We take up the case of very prominent Apple smartwatch and its marketing as not just a piece of tech innovation but also a luxe accessory. The launch campaign was a mix with exclusive editorial spreads in various editions of Vogue (which is fashion-specific and not a tech magazine) and also tactics like limited retail distribution, tie-ups with upscale retailers (Colette in Paris and Opening Ceremony in London), individual sales appointments in stores, and celebrity endorsements. The result of all these strategies was the phenomenal buzz around the smartwatch that came to figure on the coveted lists of many jetsetters.

    Exclusivity in E-commerce
    Now there are luxury brands innovating to reinforce their unique brand USPs even as they creatively attempt to carve a distinct online echo for them to cut through the competition. By coming up with visually tempting and experiential digital platforms via short films, apps, microsites, and online events, luxury brands are revamping their digital personas and also influencing the Millennial consumer to look out for that special, singular brand experience like Flipkart’s exclusive Xiaomi phone launch in India.

    Exclusivity in luxury clothing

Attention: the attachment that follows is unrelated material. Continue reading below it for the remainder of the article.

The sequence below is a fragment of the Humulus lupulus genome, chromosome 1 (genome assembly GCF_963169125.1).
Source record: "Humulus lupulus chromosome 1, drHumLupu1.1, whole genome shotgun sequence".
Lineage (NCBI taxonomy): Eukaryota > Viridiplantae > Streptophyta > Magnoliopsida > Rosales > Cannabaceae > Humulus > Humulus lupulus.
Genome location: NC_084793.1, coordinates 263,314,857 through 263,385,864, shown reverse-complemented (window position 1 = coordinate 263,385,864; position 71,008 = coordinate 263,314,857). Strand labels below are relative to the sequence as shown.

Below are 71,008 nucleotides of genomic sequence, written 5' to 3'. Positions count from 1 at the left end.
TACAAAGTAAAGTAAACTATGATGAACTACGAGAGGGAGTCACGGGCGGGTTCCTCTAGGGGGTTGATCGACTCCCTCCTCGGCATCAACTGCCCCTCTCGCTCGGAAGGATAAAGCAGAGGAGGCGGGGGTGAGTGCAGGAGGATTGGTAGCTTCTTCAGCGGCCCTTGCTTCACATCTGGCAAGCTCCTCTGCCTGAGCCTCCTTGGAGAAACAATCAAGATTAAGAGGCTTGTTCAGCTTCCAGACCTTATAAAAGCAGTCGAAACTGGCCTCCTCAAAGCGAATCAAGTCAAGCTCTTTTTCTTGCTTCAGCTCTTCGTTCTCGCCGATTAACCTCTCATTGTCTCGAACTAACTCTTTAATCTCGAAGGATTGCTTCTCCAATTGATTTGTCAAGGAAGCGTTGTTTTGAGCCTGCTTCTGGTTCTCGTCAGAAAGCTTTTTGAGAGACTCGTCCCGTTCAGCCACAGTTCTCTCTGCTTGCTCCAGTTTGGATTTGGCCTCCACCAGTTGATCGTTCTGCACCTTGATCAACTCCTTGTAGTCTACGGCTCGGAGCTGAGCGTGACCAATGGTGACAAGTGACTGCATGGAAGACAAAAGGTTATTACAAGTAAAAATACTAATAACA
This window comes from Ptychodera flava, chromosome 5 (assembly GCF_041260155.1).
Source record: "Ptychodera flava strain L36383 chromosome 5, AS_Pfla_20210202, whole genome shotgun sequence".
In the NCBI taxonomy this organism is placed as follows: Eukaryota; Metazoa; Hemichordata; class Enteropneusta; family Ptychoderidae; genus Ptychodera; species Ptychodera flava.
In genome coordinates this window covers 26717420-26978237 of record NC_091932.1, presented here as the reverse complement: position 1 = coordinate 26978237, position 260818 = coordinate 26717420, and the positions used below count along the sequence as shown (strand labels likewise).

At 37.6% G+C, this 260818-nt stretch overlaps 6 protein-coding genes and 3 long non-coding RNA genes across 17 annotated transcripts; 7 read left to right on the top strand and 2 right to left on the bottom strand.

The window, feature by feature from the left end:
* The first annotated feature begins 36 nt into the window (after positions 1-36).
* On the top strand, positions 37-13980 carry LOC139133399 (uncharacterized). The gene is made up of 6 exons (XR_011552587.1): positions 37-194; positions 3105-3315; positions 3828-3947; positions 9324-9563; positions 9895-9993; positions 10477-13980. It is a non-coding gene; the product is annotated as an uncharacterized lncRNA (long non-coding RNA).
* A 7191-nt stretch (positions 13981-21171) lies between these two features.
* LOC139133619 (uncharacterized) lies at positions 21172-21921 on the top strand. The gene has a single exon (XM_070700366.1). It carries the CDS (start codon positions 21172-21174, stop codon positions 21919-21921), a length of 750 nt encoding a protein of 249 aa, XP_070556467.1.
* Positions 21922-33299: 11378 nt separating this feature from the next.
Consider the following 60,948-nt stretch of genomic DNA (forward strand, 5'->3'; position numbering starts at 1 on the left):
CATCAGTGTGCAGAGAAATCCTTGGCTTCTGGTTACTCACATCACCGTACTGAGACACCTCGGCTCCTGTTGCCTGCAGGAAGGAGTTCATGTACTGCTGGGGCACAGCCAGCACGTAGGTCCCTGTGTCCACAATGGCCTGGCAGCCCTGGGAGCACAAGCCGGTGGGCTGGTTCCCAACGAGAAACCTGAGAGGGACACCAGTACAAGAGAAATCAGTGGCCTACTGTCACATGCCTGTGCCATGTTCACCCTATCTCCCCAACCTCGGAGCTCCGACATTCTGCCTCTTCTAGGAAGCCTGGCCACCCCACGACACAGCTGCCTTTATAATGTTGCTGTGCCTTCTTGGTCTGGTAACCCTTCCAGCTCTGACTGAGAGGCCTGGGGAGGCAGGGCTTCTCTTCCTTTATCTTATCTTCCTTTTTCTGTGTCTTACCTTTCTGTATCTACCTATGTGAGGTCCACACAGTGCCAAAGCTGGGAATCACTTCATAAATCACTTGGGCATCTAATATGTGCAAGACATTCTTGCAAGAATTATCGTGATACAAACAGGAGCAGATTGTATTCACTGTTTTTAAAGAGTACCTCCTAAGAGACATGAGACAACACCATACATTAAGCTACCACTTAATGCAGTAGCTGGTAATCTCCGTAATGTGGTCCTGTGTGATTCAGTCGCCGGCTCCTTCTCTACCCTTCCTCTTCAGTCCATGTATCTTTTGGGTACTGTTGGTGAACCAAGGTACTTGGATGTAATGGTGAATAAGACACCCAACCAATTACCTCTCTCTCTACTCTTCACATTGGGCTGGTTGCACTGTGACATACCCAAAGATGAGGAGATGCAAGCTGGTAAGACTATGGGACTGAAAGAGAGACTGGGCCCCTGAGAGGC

Brands like Jimmy Choo, Tod’s, Louboutin, Gucci, Zegna and Burberry offer product customisation in terms of size, fit, personalisation such as monogramming and matching. These brands make up that section of luxury brands that have their fingers on the consumer’s pulse and study the fast-evolving consumer profile in terms of desires, buying behaviours. Such reflections then lead to creation of unique apps that enhance consumer’s interaction with the brand and also impart an exclusive experience, such as Hermès Tie Break and Burberry’s Art of the Trench15. Some luxury brands are also offering certain services availed only through their online portals and some are launching exclusive collections online first, for example, Ralph Lauren has launched its luxury pet essentials with Darveys.com, luxury brand Swiss military with Firefox bikes and designers like Manish Arora, Sabyasachi are tying up exclusively with portals like Jabong, Myntra, and Amazon.